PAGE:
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Attorney General Bill Lockyer Announces that Death Row Inmates Must Provide DNA Samples for State Databank

Thursday, August 22, 2002
Contact: (415) 703-5837

(SACRAMENTO) - Attorney General Bill Lockyer today announced that the California Supreme Court's refusal to hear an appeal in the Alfaro v. Terhune case will allow the California Department of Corrections (CDC) to begin collecting DNA samples from death row inmates.

"California's death row is home to more than 600 of the state's most violent and dangerous criminals," Lockyer said. "A DNA sample is an important part of the debt these inmates must pay to victims and their families and to society. It is evidence that is long overdue, and we will use it as quickly as possible to solve past crimes, exonerate the innocent and help other victims achieve closure."

In 1999, a Sacramento Superior Court judge ruled that the CDC had not promulgated sufficient administrative regulations, and, therefore, was prohibited from collecting DNA samples from eight women plaintiffs on death row. The Attorney General and the CDC appealed, but the CDC decided not to collect DNA samples from all death row inmates, male and female, pending the outcome of the appeal. In May of this year, the Third District Court of Appeal overturned the lower court decision and found that California's DNA collection law was constitutional. The appellate court's ruling did not become final because the defendants asked the California Supreme Court to review the case. By refusing to hear the case, the Supreme Court has upheld the appellate court ruling and the CDC can now begin collecting DNA samples from death row inmates.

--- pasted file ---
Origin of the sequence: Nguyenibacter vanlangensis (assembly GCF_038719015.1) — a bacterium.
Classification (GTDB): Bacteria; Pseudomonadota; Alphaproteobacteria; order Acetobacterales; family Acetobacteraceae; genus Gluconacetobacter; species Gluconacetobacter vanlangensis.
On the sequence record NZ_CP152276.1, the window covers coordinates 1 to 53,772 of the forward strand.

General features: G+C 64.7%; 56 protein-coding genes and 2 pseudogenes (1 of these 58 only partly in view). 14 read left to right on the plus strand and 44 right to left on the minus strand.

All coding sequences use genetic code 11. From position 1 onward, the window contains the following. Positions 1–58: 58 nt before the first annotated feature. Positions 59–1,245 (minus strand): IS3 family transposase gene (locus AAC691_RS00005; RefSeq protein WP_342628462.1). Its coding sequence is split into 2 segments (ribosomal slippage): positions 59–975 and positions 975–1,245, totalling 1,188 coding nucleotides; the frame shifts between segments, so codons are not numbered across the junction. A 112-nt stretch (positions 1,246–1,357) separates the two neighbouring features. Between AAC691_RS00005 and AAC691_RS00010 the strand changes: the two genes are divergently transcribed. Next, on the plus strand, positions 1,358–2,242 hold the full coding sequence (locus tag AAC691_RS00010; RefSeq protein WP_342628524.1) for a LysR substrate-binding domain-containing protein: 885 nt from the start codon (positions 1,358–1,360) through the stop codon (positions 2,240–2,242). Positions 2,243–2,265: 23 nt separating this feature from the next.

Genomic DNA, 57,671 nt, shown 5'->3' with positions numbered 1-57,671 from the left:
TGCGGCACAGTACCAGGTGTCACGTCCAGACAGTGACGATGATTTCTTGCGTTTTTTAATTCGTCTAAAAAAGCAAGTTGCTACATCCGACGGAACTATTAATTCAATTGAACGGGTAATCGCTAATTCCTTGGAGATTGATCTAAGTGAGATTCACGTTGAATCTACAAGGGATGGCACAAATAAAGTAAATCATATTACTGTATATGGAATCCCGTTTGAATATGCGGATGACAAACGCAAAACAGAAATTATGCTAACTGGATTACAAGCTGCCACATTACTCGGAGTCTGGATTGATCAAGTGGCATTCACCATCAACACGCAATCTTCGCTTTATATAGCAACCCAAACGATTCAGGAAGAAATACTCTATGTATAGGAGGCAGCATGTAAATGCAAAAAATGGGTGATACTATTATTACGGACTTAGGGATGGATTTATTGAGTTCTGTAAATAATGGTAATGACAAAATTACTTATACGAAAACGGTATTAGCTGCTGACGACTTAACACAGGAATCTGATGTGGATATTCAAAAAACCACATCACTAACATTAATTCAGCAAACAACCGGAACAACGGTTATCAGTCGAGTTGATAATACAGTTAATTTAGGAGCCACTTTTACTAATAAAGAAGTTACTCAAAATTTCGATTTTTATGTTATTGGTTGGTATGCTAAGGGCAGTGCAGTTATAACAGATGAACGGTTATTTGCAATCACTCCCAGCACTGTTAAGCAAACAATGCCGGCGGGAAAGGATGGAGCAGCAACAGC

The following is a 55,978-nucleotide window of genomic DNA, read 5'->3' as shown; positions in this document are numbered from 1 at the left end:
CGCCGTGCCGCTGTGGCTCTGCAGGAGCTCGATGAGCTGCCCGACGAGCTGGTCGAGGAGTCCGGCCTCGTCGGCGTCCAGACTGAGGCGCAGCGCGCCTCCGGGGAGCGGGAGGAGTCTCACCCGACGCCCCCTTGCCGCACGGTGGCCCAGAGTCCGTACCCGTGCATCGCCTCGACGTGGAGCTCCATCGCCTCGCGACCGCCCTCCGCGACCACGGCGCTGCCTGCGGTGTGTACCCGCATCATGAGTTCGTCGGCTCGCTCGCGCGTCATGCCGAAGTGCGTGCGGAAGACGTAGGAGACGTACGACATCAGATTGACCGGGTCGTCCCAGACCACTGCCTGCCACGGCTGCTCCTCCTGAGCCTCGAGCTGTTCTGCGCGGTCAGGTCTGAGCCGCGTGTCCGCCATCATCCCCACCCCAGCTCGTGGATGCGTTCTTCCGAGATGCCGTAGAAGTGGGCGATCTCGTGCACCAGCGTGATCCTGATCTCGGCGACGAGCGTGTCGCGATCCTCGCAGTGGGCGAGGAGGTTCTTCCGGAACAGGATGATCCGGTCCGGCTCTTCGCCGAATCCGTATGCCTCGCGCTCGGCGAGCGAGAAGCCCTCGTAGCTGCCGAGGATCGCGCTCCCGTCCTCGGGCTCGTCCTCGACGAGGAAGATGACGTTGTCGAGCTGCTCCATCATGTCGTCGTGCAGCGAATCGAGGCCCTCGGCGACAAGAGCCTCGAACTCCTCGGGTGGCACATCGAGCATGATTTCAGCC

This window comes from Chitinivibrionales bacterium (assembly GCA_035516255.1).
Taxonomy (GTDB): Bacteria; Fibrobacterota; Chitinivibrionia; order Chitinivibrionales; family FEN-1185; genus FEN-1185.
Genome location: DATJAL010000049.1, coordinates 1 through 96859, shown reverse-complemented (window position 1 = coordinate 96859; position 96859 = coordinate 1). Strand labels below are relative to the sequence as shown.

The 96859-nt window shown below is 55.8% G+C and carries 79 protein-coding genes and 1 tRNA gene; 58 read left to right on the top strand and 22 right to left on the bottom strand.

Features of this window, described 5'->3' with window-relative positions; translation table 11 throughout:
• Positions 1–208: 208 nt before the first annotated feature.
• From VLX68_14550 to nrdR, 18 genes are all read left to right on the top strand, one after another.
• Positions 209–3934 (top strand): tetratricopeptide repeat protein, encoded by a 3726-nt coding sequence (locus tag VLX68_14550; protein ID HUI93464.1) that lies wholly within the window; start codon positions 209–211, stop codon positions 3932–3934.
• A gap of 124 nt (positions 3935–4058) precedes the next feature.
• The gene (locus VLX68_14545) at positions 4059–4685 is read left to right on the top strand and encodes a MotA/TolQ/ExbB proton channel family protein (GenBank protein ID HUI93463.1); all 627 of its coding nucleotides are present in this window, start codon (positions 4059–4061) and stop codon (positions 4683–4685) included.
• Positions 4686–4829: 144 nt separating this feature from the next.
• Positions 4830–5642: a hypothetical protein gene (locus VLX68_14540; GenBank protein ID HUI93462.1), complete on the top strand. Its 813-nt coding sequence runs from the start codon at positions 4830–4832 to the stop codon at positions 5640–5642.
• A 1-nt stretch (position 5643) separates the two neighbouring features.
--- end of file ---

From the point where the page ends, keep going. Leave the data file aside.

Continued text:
Existing California law requires that blood and saliva samples be taken from individuals convicted of any of 13 specified felony sex and violent crimes, including capital murder. The California Department of Corrections is responsible for obtaining DNA samples from inmates in their institutions. The samples yield DNA profiles, which are stored in the Department of Justice (DOJ) Convicted Felons data bank. DNA profiles extracted from crime scene evidence are compared to the profiles in the data bank, and a match in an unsolved case is considered a "cold hit." More than 200,000 DNA profiles from convicted felons have been developed.

The DOJ DNA Convicted Felons data bank has obtained 122 "cold hits" since it was established in 1994, with 114 of these hits having occurred since January 1999.

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